If you live in one of America's "vibrant" big cities, you've probably become aware of an alarming new trend in violent marauding -- flash mobs. If you're a tech geek, you've also probably become aware of this term, though in a far more benign context. More on that below -- but first to the kinds of flash mobs that threaten your life.
This is one of those social phenomena, like immigrant crime, that the national media either ignores or else treats with heavy doses of misdirection and euphemism. One must thus turn to the less refined local news for the raw footage -- such as these image from last summer captured by a Philadelphia drugstore's surveillance camera.
Clearly, something more than shoplifting was going on there.
And once the snow began to thaw in Philly, the flash mobs returned, weekend after weekend after weekend. The city's CBS affiliate interviewed a pizza baker who spoke about wild gangs coming out of nowhere and attacking for no reason. He has the scabs to prove it.
Flash mobs have, in fact, gone national, evidenced by these reports from Kansas City, Missouri, in which mobs attacked an up-scale shopping district called "The Plaza." And there was yet another flash mob at the same place just this past Saturday, which resulted in a young women in a prom dress being thrown into a fountain and a man beaten in the face with a lead pipe.
Philadelphia mayor, Michael A. Nutter, has tried to downplay the phenomena: "This is bad decision making by a small group of young people who are doing silly but dangerous stuff." Kids these days! The people caught unawares in the flash mobs probably sensed that these riots signaled something bigger... After a prolonged period of falling crime rates in the big cities -- exemplified by Rudy Giuliani's squeaky clean Times Square -- we might be headed back to the '70s: chaotic urban centers, plummeting real-estate values, white flight, and not a trace of "New Urbanism."
Each Flash Mob depicted above has two defining characteristics:
- It is spontaneous yet tightly organized, mostly through "viral" instant messaging and status updates on Twitter and Facebook.
- The participants are almost entirely black.
As urban crime goes, #2 isn't all that surprising. What is different, though, is that unlike the riots in Watts and LA of yesteryear, this time around, the rowdy black gangs have been traveling outside their own neighborhoods to smash stuff up. As the New York Times gingerly put it,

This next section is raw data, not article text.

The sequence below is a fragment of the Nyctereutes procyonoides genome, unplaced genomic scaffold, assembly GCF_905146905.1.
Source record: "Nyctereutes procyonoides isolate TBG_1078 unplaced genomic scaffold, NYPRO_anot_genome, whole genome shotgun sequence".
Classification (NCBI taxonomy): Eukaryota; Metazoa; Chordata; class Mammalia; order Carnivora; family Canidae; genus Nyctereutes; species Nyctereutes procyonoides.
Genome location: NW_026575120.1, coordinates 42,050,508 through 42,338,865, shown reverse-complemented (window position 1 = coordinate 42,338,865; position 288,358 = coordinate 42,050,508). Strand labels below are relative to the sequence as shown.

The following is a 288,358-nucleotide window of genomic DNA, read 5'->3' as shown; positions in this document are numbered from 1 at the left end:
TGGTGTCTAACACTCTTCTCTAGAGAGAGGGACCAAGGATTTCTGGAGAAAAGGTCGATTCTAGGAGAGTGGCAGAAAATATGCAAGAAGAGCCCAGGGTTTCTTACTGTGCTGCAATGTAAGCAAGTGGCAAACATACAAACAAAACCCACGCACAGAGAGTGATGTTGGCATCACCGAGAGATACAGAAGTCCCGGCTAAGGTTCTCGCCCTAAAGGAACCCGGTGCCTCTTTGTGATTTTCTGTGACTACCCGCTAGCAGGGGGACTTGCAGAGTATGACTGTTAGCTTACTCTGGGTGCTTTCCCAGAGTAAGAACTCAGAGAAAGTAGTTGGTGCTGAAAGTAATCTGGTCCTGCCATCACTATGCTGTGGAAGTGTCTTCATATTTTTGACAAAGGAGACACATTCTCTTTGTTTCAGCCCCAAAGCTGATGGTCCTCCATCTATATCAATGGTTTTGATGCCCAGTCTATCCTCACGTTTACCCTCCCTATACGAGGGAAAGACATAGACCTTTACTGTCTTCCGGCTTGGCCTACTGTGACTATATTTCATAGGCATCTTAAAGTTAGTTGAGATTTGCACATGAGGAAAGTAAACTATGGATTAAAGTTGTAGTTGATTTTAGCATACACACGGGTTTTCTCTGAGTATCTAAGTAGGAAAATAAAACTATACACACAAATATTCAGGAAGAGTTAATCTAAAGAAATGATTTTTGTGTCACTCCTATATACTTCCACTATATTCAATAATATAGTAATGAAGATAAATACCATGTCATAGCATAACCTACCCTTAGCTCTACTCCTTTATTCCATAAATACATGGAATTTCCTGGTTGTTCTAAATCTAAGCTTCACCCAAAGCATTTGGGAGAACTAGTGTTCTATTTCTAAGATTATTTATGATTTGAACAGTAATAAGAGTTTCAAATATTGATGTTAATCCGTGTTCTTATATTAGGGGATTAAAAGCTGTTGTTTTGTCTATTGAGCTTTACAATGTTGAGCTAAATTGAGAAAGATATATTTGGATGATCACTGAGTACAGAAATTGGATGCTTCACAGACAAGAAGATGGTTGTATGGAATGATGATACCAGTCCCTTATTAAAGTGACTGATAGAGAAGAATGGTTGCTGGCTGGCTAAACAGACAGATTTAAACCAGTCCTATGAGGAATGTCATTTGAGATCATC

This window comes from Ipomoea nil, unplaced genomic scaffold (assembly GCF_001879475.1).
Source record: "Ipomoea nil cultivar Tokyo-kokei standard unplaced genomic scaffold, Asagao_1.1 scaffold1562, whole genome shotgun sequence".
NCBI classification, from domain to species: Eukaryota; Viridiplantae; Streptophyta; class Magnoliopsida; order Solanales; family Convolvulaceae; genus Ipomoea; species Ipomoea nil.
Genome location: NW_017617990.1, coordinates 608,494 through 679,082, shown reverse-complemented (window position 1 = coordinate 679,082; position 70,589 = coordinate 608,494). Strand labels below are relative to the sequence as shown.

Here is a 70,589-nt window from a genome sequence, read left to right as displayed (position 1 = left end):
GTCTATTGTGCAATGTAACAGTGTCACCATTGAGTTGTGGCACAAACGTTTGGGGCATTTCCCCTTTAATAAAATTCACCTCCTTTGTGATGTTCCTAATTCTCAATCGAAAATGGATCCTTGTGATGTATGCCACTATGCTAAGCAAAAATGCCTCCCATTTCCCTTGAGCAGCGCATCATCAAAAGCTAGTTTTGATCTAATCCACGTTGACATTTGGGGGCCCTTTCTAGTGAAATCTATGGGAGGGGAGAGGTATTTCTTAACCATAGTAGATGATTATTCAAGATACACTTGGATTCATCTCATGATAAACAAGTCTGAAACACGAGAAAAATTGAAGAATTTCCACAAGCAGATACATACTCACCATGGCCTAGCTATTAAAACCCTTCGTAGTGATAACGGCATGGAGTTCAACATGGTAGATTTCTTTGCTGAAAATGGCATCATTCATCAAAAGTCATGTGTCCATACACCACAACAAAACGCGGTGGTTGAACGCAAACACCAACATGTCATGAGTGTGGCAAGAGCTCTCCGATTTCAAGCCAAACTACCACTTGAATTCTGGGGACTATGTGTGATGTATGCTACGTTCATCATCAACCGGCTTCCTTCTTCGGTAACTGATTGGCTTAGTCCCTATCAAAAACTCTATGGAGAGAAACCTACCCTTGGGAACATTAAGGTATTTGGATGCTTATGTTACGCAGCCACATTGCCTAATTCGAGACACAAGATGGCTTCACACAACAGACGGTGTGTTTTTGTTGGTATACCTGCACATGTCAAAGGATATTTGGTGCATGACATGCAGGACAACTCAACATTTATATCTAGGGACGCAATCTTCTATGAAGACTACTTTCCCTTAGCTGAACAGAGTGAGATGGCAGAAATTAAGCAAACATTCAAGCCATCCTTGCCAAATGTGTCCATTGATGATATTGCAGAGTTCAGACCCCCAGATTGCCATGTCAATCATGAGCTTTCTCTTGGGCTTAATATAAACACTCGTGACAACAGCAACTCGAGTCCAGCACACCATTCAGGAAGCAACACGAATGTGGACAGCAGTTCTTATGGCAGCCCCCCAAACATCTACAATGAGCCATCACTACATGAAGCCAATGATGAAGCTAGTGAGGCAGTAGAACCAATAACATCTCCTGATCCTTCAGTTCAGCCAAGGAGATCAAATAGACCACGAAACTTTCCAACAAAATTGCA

The flash mobs have raised questions about race and class.
Most of the teenagers who have taken part in them are black and from poor neighborhoods. Most of the areas hit have been predominantly white business districts.
Indeed. I've never been to Kansas City, but "The Plaza" sounds like it features a Ralph Lauren and multiple Starbucks.
Obviously, things like Flash Mobs have an "economic component" of some kind, and the black unemployment rate, which is, no doubt, higher than the 20 percent reported by the Bureau of Belabored Statistics, doesn't help matters. But these incidents of crazed mayhem aren't exactly perpetrated by out-of-work fathers trying to feed their families. It's significant how many teens are taking part -- and disturbing how many black women are participating. At base, the Flash Mobsters are rioting for fun, symbolic racial revenge, and profit.
And there's a whole other sociological element at play. Whenever a reporter has gone into any depth, she'll usually say something like, "What was once about social networking has now turned deadly"...
What statements like this are alluding to is that fact that Flash Mobs didn't originate last summer, but back in 2003, when an enterprising Harper's editor, Bill Wasik, conceived of performance art about mass collectivity in the age of the Internet ... or something like that. The original Flash Mobs are usually "cute," featuring mass pillow fights and choreography to '80s music -- akin, it seems, to the antics of the crazy kids in Lars von Trier's early film The Idiots. In other words, Flash Mobs are exactly the kind of pseudo-revolutionary adolescent bullshit that over-educated, under-employed white people are interested in.
And there was that "technology" element. In a country that's noticeably declining economically, well-off whites never tire of boldly claiming that their favorite new gadget that's able to capture their verbal diarrhea will "change everything." For a whole two weeks last year, hip people everywhere thought that Twitter had just overthrown the evil Iranian regime.
To get a sense of what the Old School Flash Mobs looked like, here is the most famous Flash Mob of them all, in which hundreds of New Yorkers froze in place for a couple of minutes in the middle of Grand Central Station.
Here's a Sound of Music flash mob in Antwerb.
Here are some kids from Seattle acting like they're in an Gap commercial.
Before Kansas City blacks got caught up in the Flash Mob craze, there was an earlier one in the city. It was put on by the United Way and didn't result in injuries.
It's hard to know if urban blacks actually learned about Flash Mobs by watching white people do it -- they certainly could have come up with it on their own. But if hipsters did pass on this knowledge them, then a notable societal trend has just been reversed.